Acton Institute Powerblog

Do Nothing, Save the Planet

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“If a man will not work, he shall not eat.” That’s a good rule, I think.

The Care of Creation blog is noting, however, that “people who work longer hours use more energy and generally contribute more to the decline of the ecological quality of life on planet earth.”

The basis for the claim is a report that comes from the Center for Economic and Policy Research, and “finds that if all countries worked as many hours per week as U.S. workers do, the world would consume 15 to 30 percent more energy by 2050 than it would by following Europe’s model.”

As I’ve asserted before, calculations that simply take into account the outputs of various environmentally-relevant factors, like GHGs, without also noting the relevant economic variables, are highly flawed.

So perhaps per capita American workers do work longer hours and therefore use more energy than their European counterparts. But do the American workers also contribute more to their respective country’s GNP than do Europeans? I’m betting they do…and it shouldn’t be surprising that all these factors correlate, because of the energy-dependent nature of the economy in the 21st century. But as recent trends suggest, perhaps even that doesn’t mean that economies must increase GHG emissions to grow.

Who gets more bang for their energy buck? The EU’s share of gross world product (GWP) is roughly 20%. Estimates put the EU’s population right around 490 million. The US’s share of GWP is larger than the EU’s, somewhere between 20% and 30%, but accomplishes that with a fraction of the population, numbering barely above 300 million.

So, work less and “save” the planet, but also contribute less to the global economy. That’s a formula for disaster.

For another take on how you can do nothing and save the planet, see the May 21 edition of the Joy of Tech comic.

Jordan J. Ballor Jordan J. Ballor (Dr. theol., University of Zurich; Ph.D., Calvin Theological Seminary) is a senior research fellow and director of publishing at the Acton Institute for the Study of Religion & Liberty. He is also a postdoctoral researcher in theology and economics at the VU University Amsterdam as part of the "What Good Markets Are Good For" project. He is author of Get Your Hands Dirty: Essays on Christian Social Thought (and Action) (Wipf & Stock, 2013), Covenant, Causality, and Law: A Study in the Theology of Wolfgang Musculus (Vandenhoeck & Ruprecht, 2012) and Ecumenical Babel: Confusing Economic Ideology and the Church's Social Witness (Christian's Library Press, 2010), as well as editor of numerous works, including Abraham Kuyper Collected Works in Public Theology. Jordan is also associate director of the Junius Institute for Digital Reformation Research at Calvin Theological Seminary.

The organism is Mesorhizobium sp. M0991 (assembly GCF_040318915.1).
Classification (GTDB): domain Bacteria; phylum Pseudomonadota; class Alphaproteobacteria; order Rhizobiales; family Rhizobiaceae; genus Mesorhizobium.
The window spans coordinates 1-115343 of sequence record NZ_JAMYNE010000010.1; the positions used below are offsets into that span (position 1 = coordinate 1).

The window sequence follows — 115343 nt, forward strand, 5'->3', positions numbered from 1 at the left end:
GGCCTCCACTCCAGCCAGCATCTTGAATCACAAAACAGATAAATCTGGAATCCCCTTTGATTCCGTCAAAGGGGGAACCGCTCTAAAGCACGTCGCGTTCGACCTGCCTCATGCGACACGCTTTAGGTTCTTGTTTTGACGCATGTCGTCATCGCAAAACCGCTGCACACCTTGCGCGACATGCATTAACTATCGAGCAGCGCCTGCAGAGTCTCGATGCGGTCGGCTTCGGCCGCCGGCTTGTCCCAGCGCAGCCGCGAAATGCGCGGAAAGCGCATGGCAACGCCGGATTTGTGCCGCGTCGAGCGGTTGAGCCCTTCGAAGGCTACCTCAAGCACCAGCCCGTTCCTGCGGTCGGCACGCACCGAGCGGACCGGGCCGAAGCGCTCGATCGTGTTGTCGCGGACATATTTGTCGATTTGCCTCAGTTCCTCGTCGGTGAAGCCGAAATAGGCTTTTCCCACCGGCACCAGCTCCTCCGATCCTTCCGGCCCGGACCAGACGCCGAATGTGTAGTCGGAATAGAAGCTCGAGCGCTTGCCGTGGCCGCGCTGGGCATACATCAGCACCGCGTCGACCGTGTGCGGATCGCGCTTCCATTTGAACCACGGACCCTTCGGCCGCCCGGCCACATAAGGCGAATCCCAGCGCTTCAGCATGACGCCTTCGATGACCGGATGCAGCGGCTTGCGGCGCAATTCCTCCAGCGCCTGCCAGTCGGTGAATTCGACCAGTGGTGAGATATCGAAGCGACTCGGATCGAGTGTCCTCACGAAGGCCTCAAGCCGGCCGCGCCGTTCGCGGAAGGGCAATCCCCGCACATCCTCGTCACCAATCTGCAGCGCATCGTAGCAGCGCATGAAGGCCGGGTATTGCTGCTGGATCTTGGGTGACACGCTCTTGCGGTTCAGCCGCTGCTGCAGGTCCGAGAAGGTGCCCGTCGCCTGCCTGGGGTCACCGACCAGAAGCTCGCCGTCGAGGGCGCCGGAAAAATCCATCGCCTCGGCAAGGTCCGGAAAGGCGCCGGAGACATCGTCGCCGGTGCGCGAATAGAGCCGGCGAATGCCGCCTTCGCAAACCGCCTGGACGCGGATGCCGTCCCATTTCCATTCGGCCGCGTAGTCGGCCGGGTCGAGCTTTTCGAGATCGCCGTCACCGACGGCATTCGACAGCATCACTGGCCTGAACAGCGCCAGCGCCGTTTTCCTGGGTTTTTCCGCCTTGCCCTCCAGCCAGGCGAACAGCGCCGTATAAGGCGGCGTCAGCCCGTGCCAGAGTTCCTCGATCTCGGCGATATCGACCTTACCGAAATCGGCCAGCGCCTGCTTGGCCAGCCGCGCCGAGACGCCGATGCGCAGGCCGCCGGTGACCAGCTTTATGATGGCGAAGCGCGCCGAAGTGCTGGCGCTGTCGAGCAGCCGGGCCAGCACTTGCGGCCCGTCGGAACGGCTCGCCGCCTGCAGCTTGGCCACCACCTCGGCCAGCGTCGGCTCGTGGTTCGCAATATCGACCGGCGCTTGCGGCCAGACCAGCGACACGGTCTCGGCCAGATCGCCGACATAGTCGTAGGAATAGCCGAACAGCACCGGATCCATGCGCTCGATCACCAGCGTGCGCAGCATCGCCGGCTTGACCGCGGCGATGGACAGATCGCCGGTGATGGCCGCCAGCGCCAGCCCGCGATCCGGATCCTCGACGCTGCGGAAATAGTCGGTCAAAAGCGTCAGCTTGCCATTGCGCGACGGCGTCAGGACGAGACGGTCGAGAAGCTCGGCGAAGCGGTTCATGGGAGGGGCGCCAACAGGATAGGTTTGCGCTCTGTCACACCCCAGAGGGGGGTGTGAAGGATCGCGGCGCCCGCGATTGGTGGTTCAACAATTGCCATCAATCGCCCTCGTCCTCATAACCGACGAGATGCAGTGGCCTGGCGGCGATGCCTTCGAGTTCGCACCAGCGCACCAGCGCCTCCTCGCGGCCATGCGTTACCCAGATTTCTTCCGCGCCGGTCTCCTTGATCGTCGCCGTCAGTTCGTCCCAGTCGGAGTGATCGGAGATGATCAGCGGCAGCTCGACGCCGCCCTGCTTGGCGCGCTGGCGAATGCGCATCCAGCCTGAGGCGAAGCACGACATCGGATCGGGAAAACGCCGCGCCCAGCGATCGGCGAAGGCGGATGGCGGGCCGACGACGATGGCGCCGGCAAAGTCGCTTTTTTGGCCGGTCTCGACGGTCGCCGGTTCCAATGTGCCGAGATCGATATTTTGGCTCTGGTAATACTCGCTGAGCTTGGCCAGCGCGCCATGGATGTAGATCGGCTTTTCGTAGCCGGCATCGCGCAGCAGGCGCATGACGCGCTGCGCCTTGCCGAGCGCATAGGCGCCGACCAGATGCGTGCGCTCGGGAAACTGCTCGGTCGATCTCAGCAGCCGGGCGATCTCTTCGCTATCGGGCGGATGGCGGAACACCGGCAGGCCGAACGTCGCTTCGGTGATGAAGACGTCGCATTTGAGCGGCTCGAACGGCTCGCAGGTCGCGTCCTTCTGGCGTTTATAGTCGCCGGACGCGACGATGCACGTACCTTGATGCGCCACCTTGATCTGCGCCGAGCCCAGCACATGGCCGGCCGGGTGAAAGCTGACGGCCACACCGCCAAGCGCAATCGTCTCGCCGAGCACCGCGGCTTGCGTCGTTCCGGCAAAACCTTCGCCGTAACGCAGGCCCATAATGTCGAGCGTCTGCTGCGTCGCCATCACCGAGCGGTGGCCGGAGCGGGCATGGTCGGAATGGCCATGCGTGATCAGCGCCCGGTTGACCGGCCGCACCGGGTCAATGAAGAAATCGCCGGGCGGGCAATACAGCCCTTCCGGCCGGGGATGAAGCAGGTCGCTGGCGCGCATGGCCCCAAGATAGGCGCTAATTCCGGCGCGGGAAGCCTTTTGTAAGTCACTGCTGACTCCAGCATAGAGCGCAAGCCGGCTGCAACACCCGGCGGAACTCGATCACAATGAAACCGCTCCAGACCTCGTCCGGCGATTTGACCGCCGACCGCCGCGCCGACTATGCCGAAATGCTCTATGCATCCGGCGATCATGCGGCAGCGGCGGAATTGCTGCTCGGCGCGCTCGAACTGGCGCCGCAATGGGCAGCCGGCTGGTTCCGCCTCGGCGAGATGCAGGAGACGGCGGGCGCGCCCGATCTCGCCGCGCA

• Though I enjoy your non-alarmist perspectives and as a Christian believe that stewardship is a good principle…

    I disagree with your analysis here. The EU has opened itself to more than 100 million poor “unproductive” people in the last 10 years, which has not given us a lot of gain in terms on economic productivity. Romania and Bulgaria are not really up to California or any US-State (but also not any old EU-state).

    But we realized we had to do this to keep them from slipping back into political slavery. “It’s Liberty (not the Economy) first, Stupid” one might say.

    So please: Do add Mexico to your fabulous calculation and send us the numbers again…

    The U.S. I believe has no case for non-Christian righteousness. And doesn’t need it anayway. It’s a great country.

    And we are all in the same boat.

    Blessings from Berlin.


  • The numbers I quoted above surely include the net gains to the US economy due to the work of immigrants. My understanding in the US context is that immigration is a net benefit economically and nationally, with concentrated pockets or regions that experience negatives, primarily because of strains on state systems. We could add Mexico to the equation, but then we’d probably have to add Canada as well, if you want to make continental comparisons. Which is the closer analog to the EU, the United States or North America?

    You are saying, though, that the reason that the EU is not as economically productive as the US is because it has welcomed more unproductive immigrants? You’d have to compare the quantity and quality of the immigration numbers of the EU compared to the US to bear out that analysis. You’d then have to conclude that the immigrants to the US are more productive than those “poor ‘unproductive'” Romanians and Bulgarians.

    Why not instead point to the different cultural, regulatory, and taxation structures as controlling factors in the difference in productivity?

    Thanks for the comment.